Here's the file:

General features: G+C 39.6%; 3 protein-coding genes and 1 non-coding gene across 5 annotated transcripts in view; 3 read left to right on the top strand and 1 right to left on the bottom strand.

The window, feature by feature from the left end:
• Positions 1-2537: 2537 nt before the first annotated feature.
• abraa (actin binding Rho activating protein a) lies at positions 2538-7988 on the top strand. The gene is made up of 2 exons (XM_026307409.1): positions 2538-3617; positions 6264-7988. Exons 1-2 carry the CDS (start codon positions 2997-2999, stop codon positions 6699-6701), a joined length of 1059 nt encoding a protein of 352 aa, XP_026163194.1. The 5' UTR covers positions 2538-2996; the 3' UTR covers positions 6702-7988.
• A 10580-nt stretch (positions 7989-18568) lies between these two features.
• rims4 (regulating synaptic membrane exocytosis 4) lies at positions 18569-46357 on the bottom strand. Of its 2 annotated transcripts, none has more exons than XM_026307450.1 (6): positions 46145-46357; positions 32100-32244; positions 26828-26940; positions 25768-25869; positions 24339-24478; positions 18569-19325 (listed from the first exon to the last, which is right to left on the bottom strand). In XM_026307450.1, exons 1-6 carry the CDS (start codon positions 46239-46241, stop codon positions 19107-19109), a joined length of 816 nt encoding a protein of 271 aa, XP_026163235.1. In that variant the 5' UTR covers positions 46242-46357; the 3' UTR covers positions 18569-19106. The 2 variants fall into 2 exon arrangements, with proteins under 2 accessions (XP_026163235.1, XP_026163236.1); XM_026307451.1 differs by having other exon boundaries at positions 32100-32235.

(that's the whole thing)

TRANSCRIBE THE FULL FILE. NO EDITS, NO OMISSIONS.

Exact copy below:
General features: G+C 39.6%; 3 protein-coding genes and 1 non-coding gene across 5 annotated transcripts in view; 3 read left to right on the top strand and 1 right to left on the bottom strand.

The window, feature by feature from the left end:
• Positions 1-2537: 2537 nt before the first annotated feature.
• abraa (actin binding Rho activating protein a) lies at positions 2538-7988 on the top strand. The gene is made up of 2 exons (XM_026307409.1): positions 2538-3617; positions 6264-7988. Exons 1-2 carry the CDS (start codon positions 2997-2999, stop codon positions 6699-6701), a joined length of 1059 nt encoding a protein of 352 aa, XP_026163194.1. The 5' UTR covers positions 2538-2996; the 3' UTR covers positions 6702-7988.
• A 10580-nt stretch (positions 7989-18568) lies between these two features.
• rims4 (regulating synaptic membrane exocytosis 4) lies at positions 18569-46357 on the bottom strand. Of its 2 annotated transcripts, none has more exons than XM_026307450.1 (6): positions 46145-46357; positions 32100-32244; positions 26828-26940; positions 25768-25869; positions 24339-24478; positions 18569-19325 (listed from the first exon to the last, which is right to left on the bottom strand). In XM_026307450.1, exons 1-6 carry the CDS (start codon positions 46239-46241, stop codon positions 19107-19109), a joined length of 816 nt encoding a protein of 271 aa, XP_026163235.1. In that variant the 5' UTR covers positions 46242-46357; the 3' UTR covers positions 18569-19106. The 2 variants fall into 2 exon arrangements, with proteins under 2 accessions (XP_026163235.1, XP_026163236.1); XM_026307451.1 differs by having other exon boundaries at positions 32100-32235.